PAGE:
Outcome Parameters The primary outcome parameter was the assessment of technical and clinical success. Technical success was defined as the ability to complete the whole procedure without any need for further surgical intervention. Clinical success was defined as an Eckardt score of 3 or less. The secondary outcome parameter was to detect the manometric changes after POEM (drop in IRP4s).

Table 1 Eckardt score to detect severity of Achalasia
Fig. 1
figure 1

High-resolution manometry showing different types of achalasia (IRP4s > ULN and 100% failed peristalsis or spasm). A Type I: No contractility. B Type II: > 20% panesophageal pressurization. C Type III: > 20% spasm (DL < 4.5 s). IRP4s: integrated relaxation pressure for 4 s, DL: distal latency

Fig. 2
figure 2

Barium esophagograms showing different types of achalasia with characteristic smooth tapering of their lower ends. A Showing dilated tortuous esophagus (sigmoid type) in a patient with type I achalasia. B Barium esophagogram of a patient with type II achalasia. C Barium esophagogram of a patient with type III achalasia

Fig. 3
figure 3

Peroral endoscopic myotomy (POEM) steps; a identification of the spastic cardia; b creation of submucosal bleb and tunnel entry 10 cm above the cardia; c creation of the tunnel with the mucosa at 12 o’clock and the muscle at 6 o’clock and submucosa in between; d coagulation of a blood vessel in the submucosa using a hybrid knife; e selective myotomy to the circular muscle using a hybrid knife; f full thickness myotomy (cutting both circular and longitudinal muscles) performed at the cardia; g closure of the tunnel opening with endoclips; and h widening of the cardia after POEM

Statistical analysis

Data were analyzed using Statistical Package for the Social Sciences version 20 for Windows 2010. Abnormally distributed data are described as medians (IQRs). Categorical data were described in the form of numbers and percentages. Related samples-Wilcoxon signed rank tests were used to compare pre- and post procedure data. A p-value < 0.05 was considered significant.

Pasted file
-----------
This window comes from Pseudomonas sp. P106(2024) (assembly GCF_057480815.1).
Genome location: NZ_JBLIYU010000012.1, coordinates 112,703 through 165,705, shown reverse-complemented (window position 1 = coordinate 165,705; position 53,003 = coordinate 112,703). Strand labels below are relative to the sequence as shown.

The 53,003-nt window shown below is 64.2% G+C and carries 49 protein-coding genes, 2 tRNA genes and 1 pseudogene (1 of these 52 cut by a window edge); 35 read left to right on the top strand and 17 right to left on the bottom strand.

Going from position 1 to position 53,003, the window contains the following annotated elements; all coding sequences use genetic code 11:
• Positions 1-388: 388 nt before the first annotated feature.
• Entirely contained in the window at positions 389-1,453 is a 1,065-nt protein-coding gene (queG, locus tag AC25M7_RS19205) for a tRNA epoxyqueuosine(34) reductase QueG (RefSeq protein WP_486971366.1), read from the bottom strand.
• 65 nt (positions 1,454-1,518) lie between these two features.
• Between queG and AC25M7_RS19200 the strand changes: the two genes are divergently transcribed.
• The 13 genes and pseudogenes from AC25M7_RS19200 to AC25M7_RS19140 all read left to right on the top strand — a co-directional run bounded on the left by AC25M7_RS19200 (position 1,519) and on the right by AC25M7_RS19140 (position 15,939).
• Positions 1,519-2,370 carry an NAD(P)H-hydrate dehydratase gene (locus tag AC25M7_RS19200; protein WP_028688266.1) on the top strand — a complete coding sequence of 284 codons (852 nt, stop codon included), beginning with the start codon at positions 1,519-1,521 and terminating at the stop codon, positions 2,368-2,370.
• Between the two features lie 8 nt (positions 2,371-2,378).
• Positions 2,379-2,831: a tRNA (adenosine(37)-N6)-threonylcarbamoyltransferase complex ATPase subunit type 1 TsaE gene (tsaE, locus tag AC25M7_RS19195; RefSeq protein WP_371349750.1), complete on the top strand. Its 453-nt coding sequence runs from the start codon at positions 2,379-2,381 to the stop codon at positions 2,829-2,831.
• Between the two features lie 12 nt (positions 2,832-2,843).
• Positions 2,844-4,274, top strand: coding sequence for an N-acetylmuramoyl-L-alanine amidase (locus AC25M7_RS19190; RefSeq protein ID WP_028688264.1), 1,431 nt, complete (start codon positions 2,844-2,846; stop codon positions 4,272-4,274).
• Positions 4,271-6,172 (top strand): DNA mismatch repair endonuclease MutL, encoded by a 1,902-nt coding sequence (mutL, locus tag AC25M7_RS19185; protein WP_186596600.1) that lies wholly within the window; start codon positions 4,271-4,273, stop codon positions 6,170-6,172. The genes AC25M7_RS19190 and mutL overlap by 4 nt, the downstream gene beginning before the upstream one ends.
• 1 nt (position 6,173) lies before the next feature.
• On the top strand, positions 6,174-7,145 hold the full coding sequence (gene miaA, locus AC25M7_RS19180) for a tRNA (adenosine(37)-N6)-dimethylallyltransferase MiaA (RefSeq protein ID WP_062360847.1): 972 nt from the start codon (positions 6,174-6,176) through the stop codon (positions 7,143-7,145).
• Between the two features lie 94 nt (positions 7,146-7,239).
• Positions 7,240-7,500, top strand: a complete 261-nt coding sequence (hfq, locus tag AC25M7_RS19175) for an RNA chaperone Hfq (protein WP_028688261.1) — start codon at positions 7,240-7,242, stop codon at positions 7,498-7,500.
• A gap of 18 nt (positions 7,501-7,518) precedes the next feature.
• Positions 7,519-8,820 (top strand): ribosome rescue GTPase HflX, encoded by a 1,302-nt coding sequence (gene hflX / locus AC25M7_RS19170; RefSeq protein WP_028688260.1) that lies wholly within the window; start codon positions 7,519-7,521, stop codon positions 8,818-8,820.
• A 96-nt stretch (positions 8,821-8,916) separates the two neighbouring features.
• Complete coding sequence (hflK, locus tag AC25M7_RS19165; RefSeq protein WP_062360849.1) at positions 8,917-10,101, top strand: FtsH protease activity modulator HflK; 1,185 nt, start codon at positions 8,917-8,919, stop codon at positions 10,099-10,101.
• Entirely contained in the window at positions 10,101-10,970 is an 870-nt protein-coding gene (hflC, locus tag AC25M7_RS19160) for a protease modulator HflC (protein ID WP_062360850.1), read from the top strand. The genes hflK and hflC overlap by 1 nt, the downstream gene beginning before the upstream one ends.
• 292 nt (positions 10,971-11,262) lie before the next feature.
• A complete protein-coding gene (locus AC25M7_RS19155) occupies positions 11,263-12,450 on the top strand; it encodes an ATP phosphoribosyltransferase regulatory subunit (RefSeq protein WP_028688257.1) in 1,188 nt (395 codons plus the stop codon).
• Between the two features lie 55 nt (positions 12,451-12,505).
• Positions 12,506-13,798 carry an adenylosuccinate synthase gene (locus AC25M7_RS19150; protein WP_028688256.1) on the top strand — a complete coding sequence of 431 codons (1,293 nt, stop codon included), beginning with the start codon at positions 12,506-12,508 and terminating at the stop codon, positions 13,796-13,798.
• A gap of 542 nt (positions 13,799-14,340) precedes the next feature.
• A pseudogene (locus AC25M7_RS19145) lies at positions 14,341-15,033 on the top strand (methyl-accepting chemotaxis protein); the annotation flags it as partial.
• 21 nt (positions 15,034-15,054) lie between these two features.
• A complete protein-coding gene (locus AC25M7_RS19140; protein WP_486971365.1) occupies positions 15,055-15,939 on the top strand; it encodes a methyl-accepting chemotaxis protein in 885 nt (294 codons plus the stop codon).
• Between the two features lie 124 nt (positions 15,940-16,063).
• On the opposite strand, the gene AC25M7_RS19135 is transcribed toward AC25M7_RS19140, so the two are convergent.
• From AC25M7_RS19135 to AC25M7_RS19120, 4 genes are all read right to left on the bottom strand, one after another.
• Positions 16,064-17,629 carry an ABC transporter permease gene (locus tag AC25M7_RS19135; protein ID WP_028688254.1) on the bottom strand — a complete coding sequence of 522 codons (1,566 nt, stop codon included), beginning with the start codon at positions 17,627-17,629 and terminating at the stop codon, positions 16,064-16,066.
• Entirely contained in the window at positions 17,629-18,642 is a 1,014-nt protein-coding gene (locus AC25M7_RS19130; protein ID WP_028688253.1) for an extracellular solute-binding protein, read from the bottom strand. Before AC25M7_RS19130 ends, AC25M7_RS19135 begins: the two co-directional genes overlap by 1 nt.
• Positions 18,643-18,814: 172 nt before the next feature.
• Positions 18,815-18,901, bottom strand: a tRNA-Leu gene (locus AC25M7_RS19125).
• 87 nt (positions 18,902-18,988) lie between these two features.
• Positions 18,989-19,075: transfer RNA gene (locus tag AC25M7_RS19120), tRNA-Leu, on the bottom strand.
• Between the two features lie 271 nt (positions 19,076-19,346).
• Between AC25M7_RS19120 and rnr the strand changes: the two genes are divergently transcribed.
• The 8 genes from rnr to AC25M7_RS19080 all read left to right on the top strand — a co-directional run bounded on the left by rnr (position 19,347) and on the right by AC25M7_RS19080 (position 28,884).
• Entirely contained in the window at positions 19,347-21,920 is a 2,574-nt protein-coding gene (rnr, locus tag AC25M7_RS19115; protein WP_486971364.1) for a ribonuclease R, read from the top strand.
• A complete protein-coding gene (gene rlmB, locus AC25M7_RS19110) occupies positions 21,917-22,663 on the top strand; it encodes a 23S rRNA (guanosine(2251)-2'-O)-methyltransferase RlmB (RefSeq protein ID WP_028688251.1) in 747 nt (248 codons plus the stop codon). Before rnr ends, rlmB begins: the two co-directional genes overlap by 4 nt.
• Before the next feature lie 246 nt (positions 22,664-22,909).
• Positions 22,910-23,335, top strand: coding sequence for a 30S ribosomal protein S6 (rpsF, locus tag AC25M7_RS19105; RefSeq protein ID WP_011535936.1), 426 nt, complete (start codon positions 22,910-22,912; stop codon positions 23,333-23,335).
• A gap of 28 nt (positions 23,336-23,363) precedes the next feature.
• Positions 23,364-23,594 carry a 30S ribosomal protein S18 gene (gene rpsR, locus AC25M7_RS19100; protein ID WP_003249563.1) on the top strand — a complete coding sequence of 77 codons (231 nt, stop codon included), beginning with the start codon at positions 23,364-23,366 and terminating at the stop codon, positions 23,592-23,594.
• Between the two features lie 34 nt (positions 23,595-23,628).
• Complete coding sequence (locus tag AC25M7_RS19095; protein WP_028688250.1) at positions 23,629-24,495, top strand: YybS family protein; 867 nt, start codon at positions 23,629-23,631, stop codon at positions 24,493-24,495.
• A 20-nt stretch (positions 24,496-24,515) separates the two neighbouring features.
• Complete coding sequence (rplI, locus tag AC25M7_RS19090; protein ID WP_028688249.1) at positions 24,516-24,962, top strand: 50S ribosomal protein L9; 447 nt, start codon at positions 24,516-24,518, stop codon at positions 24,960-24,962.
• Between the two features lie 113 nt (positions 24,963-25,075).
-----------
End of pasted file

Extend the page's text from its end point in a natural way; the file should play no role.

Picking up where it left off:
This study included a total of 34 patients; 19 (55.9%) patients were males, and 15 (44.1%) patients were females. Their ages ranged from 11 to 68 years, with a median age of 33.5 years. Sixteen patients underwent previous balloon dilation (47.1%), and one patient underwent previous surgical myotomy (3.2%) (Table 2). Before the POEM procedure, all patients reported dysphagia, regurgitation, chest pain and weight loss. The Eckardt score ranged from 4 to 12, with a median of 9. High-resolution manometry performed for the patients showed that 12 patients had type I achalasia (35.2%), 18 patients had type II achalasia (52.9%), and 4 patients had type III achalasia (11.7%) (Table 2). The POEM procedure was achieved successfully in all patients (technical success 100%), with a median procedure time of 120 min (range: 75–260 min). The median hospital stay was 3 days (range: 2–10 days). Some procedure-related adverse events were observed, such as mucosal tears (3; 8.8%), pneumoperitoneum requiring underwater seal (3; 8.8%), pneumonia (14; 40%), and subcutaneous emphysema (grade I) (2; 5.9%). Pneumoperitoneum requiring underwater seal was indicated with a tense abdomen and an increase in the peak airway pressure during the procedure. It was managed with a 20 mm gauge needle placed in the right iliac fossa with air bubbles coming out until relaxation of the abdominal wall and normalization of the peak airway pressure. Patients were followed up with X-ray imaging after the procedure. Two patients developed aspiration pneumonia (5.9%), one patient developed a DVT and pulmonary embolism (2.9%), and one patient developed DVT (2.9%). The 2 patients with DVT, after thorough investigation, turned out to have coagulation disorders that were precipitated by the procedure with no similar events before. None of the patients developed mediastinitis or esophageal leakage. The follow-up period of the patients ranged from 6 to 24 months, with a median of 10 months. Approximately one-third of the patients had endoscopic evidence of GERD. Patients were asked to evaluate the procedure and their satisfaction, giving it a score out of 10. Patient satisfaction ranged from 7 to 10, with a median of 9 (Table 3). Technical success was achieved in all 34 patients (100%). Clinical success was achieved in 33/34 patients (97.1%). There was a significant drop in the Eckardt score, rise in BMI and drop in IRP4s, with P values of < 0.0001, 0.006 and < 0.0001, respectively. Only one patient with type I achalasia had an Eckardt score of 9 preprocedure and IRP4s of 30.7 mmHg. After the 6-month follow-up, his Eckardt score dropped to 4, and his IRP4sscore dropped to 18.7. However, he was satisfied, gained 11 kg and did not want further intervention. There was no significant difference in the clinical success rate (the drop in Eckardt score) among different types of achalasia, with a p-value of 0.208 (Fig. 4).

Table 2 Demographic data of the patients (total = 34)
Table 3 Procedure details and follow- up
Fig. 4
figure 4

Comparison of the clinical success rate (drop in Eckardt score) among different types of achalasia using the Kruskal–Wallis test